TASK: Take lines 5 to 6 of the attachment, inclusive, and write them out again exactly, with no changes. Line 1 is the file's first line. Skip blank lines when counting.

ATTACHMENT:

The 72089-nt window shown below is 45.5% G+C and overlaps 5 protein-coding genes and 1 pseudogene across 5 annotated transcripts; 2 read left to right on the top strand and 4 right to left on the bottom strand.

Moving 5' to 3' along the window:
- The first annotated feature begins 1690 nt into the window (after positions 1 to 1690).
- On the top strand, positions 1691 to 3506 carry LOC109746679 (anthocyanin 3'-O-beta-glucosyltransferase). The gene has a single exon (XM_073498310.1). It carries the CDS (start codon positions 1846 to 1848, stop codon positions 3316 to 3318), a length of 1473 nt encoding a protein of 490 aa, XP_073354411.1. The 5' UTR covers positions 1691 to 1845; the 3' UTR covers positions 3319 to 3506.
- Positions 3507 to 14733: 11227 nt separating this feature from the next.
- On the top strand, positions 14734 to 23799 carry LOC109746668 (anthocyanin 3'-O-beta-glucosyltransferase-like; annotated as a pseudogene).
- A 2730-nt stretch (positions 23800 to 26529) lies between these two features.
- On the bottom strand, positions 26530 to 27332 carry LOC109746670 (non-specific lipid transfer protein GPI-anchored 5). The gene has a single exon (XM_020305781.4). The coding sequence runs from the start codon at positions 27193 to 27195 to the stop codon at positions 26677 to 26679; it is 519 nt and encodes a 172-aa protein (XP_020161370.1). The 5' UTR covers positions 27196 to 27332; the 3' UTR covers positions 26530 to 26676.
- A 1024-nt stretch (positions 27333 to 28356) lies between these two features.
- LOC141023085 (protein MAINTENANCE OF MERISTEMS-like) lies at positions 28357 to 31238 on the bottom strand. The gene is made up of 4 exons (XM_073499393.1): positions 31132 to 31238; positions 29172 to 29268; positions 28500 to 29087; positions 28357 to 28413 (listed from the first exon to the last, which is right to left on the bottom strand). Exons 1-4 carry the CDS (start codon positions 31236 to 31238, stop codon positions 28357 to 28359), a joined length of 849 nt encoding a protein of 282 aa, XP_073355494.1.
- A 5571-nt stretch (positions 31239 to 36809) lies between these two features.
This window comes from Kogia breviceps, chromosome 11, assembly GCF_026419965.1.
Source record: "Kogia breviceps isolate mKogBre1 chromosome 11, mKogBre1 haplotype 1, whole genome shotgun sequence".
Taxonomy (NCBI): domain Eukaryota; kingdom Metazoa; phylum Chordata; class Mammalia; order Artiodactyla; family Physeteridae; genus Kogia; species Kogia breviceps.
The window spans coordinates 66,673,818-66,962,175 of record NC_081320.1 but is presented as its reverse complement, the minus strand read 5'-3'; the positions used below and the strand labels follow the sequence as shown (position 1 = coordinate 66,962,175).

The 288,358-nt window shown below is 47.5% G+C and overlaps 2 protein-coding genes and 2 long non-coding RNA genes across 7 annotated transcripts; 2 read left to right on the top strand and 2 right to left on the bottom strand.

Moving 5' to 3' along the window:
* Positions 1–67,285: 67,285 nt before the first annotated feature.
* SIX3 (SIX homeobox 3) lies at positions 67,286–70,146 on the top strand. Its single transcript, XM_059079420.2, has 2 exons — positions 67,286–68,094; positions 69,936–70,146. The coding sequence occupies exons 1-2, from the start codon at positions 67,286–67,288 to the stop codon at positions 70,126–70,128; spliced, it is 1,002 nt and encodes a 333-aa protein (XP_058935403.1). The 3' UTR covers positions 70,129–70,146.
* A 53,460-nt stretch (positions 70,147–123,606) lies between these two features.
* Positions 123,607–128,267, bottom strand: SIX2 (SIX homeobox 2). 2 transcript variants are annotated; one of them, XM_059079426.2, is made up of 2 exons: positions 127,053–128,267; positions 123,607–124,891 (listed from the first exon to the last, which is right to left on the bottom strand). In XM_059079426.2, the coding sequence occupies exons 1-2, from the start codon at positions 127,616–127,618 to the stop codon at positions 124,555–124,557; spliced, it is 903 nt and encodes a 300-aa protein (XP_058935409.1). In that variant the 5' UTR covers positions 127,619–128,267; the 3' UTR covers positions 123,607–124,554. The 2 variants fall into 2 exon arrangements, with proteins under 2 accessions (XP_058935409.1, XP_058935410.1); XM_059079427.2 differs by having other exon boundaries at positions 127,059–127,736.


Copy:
- Positions 3507 to 14733: 11227 nt separating this feature from the next.
- On the top strand, positions 14734 to 23799 carry LOC109746668 (anthocyanin 3'-O-beta-glucosyltransferase-like; annotated as a pseudogene).